SBCFAP Network membership is open to individuals and organizations who want to actively engage with and learn from their peers working within the Santa Barbara County food system. The network connects, aligns, and activates Santa Barbara County food system actors to make progress on Food Action Plan goals with the mission of creating a Santa Barbara County food system that supports healthy people, a healthy economy, and a healthy environment.
There are two types of SBCFAP membership:
Participatory members are involved with and interested in SBCFAP and food system work and want to join a group of individuals and organizations invested in creating a food system that supports healthy people, a healthy economy, and a healthy environment.
Participatory members are expected to attend SBCFAP learning and networking events, and share connections, knowledge, competencies, and resources with the larger network using network communication channels like the network listservs and open-sourced events calendar.
Working Group Membership
Working groups, structured around the priority topics of the SBCFAP, meet monthly and more frequently as needed to devise an annual plan (with staff), share resources and knowledge, and identify potential projects for impact.
Working group members are expected to participate in meetings and share connections, knowledge, competencies, and resources with the working group and larger network using network communication channels.
Members develop valuable, trusting relationships and create a sense of community with those working within our County’s food system.
- growing unique relationships and connections between businesses, nonprofits, and government agencies
- gaining wider and deeper food system knowledge with access to information, events, learning and networking opportunities, and resources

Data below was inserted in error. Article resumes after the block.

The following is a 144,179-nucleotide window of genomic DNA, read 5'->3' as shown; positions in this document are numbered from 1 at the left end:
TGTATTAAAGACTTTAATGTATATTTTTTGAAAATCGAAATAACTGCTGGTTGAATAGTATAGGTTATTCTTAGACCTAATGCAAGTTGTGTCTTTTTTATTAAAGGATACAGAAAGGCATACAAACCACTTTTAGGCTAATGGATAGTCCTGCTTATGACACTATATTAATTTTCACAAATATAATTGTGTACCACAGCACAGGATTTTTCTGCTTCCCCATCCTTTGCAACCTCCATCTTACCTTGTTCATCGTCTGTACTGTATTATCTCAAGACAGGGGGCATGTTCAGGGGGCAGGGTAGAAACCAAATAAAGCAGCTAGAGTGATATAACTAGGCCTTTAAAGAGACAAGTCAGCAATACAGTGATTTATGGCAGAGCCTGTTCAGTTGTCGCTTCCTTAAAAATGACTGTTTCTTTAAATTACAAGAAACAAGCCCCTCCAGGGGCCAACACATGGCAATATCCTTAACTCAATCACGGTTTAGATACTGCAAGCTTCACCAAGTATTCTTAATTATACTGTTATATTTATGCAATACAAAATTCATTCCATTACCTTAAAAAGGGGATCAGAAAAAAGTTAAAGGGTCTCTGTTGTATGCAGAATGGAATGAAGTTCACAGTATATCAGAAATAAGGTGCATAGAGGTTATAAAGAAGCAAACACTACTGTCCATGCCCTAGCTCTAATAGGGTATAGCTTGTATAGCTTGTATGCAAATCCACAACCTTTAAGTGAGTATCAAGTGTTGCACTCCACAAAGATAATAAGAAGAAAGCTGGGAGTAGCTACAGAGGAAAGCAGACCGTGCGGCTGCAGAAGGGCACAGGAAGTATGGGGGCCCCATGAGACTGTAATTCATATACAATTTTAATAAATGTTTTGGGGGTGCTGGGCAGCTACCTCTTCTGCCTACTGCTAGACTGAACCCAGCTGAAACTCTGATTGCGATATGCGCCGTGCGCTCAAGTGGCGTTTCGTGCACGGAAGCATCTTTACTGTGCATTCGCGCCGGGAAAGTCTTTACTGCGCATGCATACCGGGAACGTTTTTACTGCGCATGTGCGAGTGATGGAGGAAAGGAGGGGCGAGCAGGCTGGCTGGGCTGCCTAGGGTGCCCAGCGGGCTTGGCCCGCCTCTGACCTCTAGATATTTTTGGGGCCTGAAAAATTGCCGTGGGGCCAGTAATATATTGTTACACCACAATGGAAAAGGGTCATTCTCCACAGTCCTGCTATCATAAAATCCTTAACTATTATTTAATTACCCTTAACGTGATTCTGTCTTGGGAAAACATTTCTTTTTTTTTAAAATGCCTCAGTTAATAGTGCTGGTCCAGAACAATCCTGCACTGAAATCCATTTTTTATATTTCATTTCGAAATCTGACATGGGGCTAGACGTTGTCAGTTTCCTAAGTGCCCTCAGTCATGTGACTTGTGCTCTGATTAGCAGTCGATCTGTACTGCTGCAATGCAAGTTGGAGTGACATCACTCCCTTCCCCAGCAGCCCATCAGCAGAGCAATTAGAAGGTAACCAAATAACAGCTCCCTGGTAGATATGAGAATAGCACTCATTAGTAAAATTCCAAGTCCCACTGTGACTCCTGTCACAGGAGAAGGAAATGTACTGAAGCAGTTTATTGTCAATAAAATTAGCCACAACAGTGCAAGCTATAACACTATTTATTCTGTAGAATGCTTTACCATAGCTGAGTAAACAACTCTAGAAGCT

- developing collaborations around innovative solutions to food system challenges
- broadening and shifting perspective on food system work
Networks offer rapid diffusion of ideas and feedback, with information moving quickly through members; “small-world” reach, with members using the network to efficiently find and connect with members and other people they would not normally be able to contact and in novel combinations; and adaptive capacity, moving quickly to take advantage of opportunities which create value for the members.
WHAT ROLES DO MEMBERS HAVE?
WEAVER – works to increase connections among members, both the number of connections and the quality of connections. Weavers also focus on growing the network by connecting new people to members.
FACILITATOR – helps network members establish collective value and negotiates collective action plans.
STEWARD – informally helps to build the network as a network member.
These roles are crucial for network success. As weavers, facilitators, and stewards, members connect members with each other and those outside the network, serve as on-the-ground eyes and ears of the network, picking up information as they connect people, and help each other develop new knowledge and skills that will allow them to connect with others more easily.